On August 19, 2011, the Data Protection Commissioner’s Office of the German federal state of Schleswig-Holstein (“ULD”) ordered all businesses in that state “to shut down their fan pages on Facebook and remove social plug-ins such as the ‘like’-button from their websites.”  Although this warning is specific to Facebook users, the regulator’s explanation of its motives reveals a fundamental concern about common data analytics practices:

“By using the Facebook service traffic and content data are transferred into the USA and a qualified feedback is sent back to the website owner concerning the web page usage, the so called web analytics (Ger.: Reichweitenanalyse).  Whoever visits facebook.com or uses a plug-in must expect that he or she will be tracked by the company for two years.  Facebook builds a broad individual and for members even a personalised profile.  Such a profiling infringes German and European data protection law.  There is no sufficient information of users and there is no choice; the wording in the conditions of use and privacy statements of Facebook does not nearly meet the legal requirements relevant for compliance of legal notice, privacy consent and general terms of use.”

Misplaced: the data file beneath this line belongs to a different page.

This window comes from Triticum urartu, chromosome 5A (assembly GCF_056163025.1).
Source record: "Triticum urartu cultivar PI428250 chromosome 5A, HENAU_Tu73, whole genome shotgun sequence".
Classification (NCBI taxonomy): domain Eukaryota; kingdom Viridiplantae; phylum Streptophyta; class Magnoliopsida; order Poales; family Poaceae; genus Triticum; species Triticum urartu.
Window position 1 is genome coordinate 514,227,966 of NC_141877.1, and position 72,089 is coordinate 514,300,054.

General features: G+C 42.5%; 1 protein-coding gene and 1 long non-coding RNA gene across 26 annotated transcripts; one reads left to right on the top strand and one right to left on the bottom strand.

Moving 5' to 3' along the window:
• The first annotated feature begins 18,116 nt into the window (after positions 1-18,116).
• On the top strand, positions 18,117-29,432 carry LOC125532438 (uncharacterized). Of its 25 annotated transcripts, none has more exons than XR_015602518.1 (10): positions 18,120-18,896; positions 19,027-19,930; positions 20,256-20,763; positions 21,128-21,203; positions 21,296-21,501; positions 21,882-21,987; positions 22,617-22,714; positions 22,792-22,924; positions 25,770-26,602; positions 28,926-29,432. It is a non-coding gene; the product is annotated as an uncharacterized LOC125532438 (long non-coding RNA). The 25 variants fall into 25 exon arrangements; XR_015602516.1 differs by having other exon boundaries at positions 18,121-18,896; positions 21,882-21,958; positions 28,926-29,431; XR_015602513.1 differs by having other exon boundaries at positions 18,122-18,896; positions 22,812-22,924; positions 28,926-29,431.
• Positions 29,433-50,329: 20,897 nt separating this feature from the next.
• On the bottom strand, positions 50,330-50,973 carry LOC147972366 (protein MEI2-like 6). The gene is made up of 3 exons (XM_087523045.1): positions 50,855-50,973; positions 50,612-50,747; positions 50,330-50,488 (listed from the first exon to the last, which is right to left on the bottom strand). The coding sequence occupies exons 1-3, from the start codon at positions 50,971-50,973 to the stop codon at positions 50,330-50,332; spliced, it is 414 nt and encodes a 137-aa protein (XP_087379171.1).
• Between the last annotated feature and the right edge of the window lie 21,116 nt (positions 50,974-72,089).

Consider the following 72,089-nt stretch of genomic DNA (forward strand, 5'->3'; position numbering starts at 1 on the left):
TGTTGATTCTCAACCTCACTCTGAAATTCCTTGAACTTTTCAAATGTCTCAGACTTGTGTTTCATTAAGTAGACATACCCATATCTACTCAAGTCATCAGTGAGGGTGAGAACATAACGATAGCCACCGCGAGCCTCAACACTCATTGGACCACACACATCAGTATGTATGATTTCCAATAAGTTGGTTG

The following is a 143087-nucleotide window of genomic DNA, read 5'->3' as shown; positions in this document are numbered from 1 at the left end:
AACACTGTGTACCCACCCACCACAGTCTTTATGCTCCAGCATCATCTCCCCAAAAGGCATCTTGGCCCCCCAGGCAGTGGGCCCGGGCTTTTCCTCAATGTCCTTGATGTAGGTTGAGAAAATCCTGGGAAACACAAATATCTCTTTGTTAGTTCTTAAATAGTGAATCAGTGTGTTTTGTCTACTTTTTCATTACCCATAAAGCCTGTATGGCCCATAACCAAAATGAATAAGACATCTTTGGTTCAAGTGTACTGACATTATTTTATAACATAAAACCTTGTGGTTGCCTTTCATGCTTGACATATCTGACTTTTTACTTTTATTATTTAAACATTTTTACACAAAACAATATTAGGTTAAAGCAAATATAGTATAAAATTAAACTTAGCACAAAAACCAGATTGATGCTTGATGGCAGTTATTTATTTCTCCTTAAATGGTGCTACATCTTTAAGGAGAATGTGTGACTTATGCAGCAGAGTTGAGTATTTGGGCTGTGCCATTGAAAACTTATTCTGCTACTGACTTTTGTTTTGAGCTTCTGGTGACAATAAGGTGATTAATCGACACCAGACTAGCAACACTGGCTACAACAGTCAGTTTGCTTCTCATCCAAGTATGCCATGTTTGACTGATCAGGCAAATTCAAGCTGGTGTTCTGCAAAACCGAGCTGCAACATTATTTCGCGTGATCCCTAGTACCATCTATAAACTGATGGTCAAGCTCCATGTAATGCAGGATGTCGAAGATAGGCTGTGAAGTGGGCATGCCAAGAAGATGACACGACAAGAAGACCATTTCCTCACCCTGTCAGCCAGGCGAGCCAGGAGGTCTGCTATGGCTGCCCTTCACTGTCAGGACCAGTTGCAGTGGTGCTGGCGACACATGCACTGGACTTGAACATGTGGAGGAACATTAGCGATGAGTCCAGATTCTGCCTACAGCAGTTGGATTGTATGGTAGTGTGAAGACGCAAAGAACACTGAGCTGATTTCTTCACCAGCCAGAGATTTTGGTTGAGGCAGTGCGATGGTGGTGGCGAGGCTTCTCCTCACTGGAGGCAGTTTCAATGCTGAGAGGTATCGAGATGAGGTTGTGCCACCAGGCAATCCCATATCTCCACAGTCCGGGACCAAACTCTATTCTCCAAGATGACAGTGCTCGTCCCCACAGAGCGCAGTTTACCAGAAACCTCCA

For those reasons, “ULD expects…website owners in Schleswig-Holstein to immediately stop the passing on of user data to Facebook in the USA by deactivating the respective services.  If this does not take place by the end of September 2011, ULD will take further steps,” including by imposing fines.